The Hyperledger blockchain consortium’s technical steering committee (TSC) is discussing potential changes to its elections in hopes of boosting voter turnout.
On Wednesday, Arnaud Le Hors, a blockchain staff member at IBM and TSC chair for 2019-2020, placed on the committee’s agenda five proposals to spread awareness and encourage participation in the annual elections. The suggestions came from Hyperledger executive director Brian Behlendorf, who had sent them to the TSC mailing list.
The proposals were added to a backlog of agenda items concerning governance, including a motion to add four seats to the TSC for the 2019-2020 term and fill them with the runners-up from the last election. Other agenda items include adding a vice-chair who would fill in when the chair is unavailable. On Friday, Le Hors announced that Dan Middleton, a principal engineer with Intel who came second place in the election, was the de facto vice-chair.
The reform discussions come after IBM employees won 6 of the committee’s 11 seats in the election, an outcome that rattled Hyperledger participants concerned about IBM’s influence in the consortium. (The tech giant has long played a large role at Hyperledger, contributing Fabric, the oldest and biggest Hyperledger project.)
Supported by the Linux Foundation, Hyperledger is one of the three major platforms for enterprise blockchain software development, with 14 active projects, some involving household-name corporations such as Walmart and Target. The TSC is responsible for creating working groups to focus on technical issues, approving projects and reviewing updates.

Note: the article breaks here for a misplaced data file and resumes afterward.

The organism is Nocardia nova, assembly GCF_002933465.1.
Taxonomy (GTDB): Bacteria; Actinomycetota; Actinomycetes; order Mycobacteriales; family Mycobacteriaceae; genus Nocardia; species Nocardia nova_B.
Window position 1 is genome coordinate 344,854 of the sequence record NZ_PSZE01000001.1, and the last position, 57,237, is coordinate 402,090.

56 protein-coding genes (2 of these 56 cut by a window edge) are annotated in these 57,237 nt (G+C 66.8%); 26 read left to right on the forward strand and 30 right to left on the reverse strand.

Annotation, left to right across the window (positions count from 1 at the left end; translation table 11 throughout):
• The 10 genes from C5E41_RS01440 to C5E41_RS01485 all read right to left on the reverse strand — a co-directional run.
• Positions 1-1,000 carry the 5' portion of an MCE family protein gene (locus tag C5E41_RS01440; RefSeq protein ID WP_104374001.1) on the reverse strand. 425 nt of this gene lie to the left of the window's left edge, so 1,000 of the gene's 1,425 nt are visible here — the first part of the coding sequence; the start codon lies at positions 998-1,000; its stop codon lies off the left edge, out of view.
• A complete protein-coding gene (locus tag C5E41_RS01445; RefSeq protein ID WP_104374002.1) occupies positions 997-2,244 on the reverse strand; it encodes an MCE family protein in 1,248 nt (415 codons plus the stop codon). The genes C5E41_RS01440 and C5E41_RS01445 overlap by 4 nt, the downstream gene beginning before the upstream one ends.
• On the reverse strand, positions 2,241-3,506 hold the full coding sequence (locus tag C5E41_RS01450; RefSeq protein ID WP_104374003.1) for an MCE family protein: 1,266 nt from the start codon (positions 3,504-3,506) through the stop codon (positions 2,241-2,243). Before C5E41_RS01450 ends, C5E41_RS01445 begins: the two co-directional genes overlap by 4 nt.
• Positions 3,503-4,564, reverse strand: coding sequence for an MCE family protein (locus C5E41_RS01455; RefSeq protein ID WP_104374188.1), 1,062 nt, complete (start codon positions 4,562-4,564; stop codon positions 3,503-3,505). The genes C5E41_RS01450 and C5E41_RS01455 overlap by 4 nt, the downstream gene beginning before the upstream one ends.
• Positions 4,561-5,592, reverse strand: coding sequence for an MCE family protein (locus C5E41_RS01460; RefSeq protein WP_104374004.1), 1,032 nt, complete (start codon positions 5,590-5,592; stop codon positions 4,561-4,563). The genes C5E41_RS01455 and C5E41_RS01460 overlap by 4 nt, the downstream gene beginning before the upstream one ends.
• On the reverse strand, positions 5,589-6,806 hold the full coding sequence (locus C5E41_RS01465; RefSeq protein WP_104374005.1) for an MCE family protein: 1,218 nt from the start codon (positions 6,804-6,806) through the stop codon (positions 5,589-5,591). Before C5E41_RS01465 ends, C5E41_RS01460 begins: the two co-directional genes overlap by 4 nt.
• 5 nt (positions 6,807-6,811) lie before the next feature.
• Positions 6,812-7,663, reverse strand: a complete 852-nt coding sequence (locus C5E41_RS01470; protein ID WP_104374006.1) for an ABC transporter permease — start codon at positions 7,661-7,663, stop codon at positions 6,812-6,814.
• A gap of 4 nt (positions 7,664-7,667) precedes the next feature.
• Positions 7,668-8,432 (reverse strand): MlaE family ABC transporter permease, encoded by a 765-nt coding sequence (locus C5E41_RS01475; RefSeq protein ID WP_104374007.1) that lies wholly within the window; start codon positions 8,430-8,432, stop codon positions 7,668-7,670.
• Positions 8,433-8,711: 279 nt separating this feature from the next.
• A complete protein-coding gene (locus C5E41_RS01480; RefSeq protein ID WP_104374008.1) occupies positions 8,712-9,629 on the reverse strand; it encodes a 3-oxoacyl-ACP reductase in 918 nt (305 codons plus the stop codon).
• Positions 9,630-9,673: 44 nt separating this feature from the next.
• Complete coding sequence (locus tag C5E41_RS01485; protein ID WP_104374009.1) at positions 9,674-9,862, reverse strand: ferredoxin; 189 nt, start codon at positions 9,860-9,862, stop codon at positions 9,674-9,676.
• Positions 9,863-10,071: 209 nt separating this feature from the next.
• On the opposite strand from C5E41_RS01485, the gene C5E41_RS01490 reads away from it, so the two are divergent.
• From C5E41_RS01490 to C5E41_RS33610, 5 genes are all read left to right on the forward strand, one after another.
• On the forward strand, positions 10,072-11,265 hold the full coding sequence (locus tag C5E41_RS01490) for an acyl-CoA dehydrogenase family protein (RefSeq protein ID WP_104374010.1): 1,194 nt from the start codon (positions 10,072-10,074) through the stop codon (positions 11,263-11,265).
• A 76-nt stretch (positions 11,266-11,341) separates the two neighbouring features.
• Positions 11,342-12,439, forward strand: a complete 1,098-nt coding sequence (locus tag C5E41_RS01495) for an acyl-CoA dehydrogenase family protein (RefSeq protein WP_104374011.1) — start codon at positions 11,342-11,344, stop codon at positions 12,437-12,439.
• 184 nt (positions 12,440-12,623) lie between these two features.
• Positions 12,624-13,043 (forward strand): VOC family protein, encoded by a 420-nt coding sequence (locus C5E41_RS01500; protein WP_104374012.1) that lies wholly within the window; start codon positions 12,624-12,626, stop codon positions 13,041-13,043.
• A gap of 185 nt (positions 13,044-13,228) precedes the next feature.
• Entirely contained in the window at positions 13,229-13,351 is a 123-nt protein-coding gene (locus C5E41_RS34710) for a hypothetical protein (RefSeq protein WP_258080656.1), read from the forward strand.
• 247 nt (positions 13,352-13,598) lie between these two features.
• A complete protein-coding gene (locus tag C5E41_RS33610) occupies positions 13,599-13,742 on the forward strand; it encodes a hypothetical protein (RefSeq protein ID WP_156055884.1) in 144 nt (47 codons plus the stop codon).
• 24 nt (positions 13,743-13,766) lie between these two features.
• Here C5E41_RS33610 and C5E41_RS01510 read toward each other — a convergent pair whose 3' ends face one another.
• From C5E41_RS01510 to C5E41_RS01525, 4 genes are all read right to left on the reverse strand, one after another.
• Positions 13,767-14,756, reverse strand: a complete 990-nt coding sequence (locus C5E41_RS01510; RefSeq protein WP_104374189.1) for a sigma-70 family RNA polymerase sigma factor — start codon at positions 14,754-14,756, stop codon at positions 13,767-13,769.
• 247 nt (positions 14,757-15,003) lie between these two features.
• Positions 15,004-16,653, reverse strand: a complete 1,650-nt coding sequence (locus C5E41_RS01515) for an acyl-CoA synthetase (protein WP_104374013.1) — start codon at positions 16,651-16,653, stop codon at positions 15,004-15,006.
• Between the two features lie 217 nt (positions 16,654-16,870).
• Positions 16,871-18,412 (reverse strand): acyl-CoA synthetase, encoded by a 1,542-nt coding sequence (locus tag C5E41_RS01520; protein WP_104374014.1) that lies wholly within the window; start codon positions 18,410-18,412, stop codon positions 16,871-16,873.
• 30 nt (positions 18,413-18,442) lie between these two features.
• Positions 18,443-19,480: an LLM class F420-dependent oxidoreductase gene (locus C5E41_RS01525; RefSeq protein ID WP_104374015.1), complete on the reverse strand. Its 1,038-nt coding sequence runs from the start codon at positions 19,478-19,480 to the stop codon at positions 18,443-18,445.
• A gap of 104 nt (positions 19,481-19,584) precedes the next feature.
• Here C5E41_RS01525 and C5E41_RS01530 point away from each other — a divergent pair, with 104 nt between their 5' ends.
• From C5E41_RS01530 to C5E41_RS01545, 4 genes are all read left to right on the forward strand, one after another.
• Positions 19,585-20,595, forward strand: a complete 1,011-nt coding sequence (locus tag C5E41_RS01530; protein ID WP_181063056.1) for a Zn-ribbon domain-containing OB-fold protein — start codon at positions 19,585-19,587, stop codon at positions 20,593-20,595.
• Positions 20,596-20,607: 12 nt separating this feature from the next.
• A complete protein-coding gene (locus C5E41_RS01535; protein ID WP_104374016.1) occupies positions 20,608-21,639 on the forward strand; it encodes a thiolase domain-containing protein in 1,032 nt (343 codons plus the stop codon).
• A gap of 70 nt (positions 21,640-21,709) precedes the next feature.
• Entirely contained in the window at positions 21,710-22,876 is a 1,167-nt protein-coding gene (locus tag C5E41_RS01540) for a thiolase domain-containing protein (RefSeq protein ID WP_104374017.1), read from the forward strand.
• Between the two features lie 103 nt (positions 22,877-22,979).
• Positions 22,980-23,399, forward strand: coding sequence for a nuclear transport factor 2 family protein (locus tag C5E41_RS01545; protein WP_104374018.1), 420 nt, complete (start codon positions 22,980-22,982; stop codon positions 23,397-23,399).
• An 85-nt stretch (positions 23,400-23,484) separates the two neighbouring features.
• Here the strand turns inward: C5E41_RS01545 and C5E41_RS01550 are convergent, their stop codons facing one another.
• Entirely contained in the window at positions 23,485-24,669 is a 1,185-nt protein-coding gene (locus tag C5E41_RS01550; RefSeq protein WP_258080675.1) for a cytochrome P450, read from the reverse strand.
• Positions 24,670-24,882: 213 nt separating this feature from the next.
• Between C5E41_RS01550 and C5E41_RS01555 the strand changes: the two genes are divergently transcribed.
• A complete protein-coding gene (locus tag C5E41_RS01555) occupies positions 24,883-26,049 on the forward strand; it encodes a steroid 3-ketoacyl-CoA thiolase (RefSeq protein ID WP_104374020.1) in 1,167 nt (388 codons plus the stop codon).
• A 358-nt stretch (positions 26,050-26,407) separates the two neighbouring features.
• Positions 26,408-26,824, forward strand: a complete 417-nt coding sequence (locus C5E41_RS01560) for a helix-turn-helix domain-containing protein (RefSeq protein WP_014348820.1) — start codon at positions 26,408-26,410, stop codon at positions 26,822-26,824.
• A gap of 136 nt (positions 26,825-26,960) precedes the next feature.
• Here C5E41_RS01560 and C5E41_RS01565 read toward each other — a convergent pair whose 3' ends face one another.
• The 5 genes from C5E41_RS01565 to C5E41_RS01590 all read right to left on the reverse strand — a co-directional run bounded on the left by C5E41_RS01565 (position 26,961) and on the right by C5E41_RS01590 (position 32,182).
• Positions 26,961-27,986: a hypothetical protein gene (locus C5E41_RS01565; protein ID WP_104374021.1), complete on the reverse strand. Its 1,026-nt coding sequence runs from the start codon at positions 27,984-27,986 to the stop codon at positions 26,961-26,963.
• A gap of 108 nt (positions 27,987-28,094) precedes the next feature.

“The email I sent was to communicate back to the community some of the concerns which Hyperledger staff talked internally about,” Behlendorf said. “Some of them are mundane – like August might be a bad time to do critical things like an election.”
Behlendorf suggested that voter data should instead be collected in September and elections held in October. He also suggested that the TSC redefine who may vote.
Currently, anyone who contributes code to the platform can vote. But this sometimes leaves Hyperledger having to weed out invalid email addresses of users who put in a fake address to avoid spam or had an email on file that was dead after a job switch.
More significantly, Behlendorf proposed that the process and timeline of the elections should be offered by Hyperledger staff to the steering committee for approval, making the election details more public and well-known. (Hyperledger uses the Condorcet Internet Voting Service developed at Cornell University).
“Many open-source projects depend entirely on volunteer labor from the developers themselves to do governance, housekeeping, and marketing functions,” Behlendorf said. At Hyperledger, “the running of the election is done by a couple of people at the Linux Foundation and this lifts the burden for the developer community. We have to make sure the TSC and governing board knows what we are doing and has enough oversight.”
This oversight would include two election observers who are not on TSC but are longtime members of Hyperledger, Behlendorf added. These observers would not be able to see private votes but could “look over our shoulder as we work,” he said. At the Oct. 3 TSC meeting, however, committee members raised concerns about confidentiality with election observers that they felt “ill-equipped” to handle.
Behlendorf also suggested that nominations be emailed to the TSC mailing list again. In the last election, members filled out forms and their nominations were pooled into a spreadsheet, resulting in members being nominated without their knowledge.
“We had three people nominated by others who didn’t know that they were nominated,” he said. “We restarted the election two days later after pulling their names off.”
Hyperledger image via CoinDesk archives.
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